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When a cancellation clause is present in a lease contract, it allows the lessor and/or lessee to terminate the terms of the agreement should certain occur.
Such contract clauses are usually, but not exclusively, found in commercial leases.
In the event such clauses being triggered, the party that initiated the termination would usually compensate the other party in some way.
This compensation can either be a fixed amount stated in the contract itself, or a clear methodology of how the compensation would be calculated.
Some common events that trigger these types of clauses include:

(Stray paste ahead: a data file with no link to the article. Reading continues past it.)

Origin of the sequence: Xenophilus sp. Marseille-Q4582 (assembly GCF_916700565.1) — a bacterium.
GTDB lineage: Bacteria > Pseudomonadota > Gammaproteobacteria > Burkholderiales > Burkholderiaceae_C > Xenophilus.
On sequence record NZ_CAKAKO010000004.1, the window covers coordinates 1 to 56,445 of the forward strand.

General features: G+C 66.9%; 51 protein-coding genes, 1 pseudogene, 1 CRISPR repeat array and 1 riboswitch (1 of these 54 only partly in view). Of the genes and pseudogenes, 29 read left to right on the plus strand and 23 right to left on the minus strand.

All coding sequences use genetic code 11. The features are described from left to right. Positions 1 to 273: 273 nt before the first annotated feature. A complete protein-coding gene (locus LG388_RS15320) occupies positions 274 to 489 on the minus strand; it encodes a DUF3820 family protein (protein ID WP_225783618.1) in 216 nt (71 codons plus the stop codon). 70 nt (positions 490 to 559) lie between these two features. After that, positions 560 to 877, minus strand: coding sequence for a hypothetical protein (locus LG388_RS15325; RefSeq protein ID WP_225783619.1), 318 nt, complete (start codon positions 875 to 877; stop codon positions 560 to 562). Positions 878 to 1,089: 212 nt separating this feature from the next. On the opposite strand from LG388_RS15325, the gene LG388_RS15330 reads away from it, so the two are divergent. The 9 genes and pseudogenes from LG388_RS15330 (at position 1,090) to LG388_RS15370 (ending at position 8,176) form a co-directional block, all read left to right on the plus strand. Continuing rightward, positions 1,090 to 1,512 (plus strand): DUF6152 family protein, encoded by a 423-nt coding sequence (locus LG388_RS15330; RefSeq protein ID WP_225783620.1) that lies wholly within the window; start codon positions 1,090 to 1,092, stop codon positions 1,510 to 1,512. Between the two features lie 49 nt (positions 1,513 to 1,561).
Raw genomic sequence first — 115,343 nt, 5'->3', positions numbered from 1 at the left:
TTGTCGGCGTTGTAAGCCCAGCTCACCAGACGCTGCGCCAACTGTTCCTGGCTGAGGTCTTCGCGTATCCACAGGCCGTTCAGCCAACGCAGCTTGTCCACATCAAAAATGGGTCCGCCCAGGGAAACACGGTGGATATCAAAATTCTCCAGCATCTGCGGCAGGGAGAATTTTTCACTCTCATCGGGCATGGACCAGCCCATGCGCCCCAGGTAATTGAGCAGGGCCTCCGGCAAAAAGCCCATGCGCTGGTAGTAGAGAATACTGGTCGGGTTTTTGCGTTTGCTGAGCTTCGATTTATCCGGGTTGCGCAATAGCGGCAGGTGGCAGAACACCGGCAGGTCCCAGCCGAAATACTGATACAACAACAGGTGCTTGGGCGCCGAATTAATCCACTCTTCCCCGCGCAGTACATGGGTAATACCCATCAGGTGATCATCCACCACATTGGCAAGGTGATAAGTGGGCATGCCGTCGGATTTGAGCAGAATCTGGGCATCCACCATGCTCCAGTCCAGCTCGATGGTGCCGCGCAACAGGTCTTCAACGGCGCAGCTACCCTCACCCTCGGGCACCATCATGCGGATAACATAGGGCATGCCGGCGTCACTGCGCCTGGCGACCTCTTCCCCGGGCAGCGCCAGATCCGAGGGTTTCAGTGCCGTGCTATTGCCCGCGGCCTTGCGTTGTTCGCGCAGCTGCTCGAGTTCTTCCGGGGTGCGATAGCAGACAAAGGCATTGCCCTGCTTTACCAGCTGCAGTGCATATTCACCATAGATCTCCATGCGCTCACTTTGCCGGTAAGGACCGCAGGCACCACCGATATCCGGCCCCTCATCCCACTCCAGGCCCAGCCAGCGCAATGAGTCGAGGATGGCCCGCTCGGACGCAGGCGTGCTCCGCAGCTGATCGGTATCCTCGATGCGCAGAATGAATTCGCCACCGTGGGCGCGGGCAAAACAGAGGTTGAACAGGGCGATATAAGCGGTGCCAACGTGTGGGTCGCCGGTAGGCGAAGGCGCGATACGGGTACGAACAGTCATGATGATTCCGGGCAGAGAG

- Landlord selling the whole building to another party
- Landlord wanting to combine small spaces into a large space for a big tenant
- Existing anchor tenant wanting to expand floor space
Tenants who find these clauses in commercial leases often feel that events leading to the activation of such clauses are very improbable. Yet they often more often than we think. It’s just that they are seldom public knowledge.
So when cancellation clauses are found in leases, it should be something to look into and also negotiate on.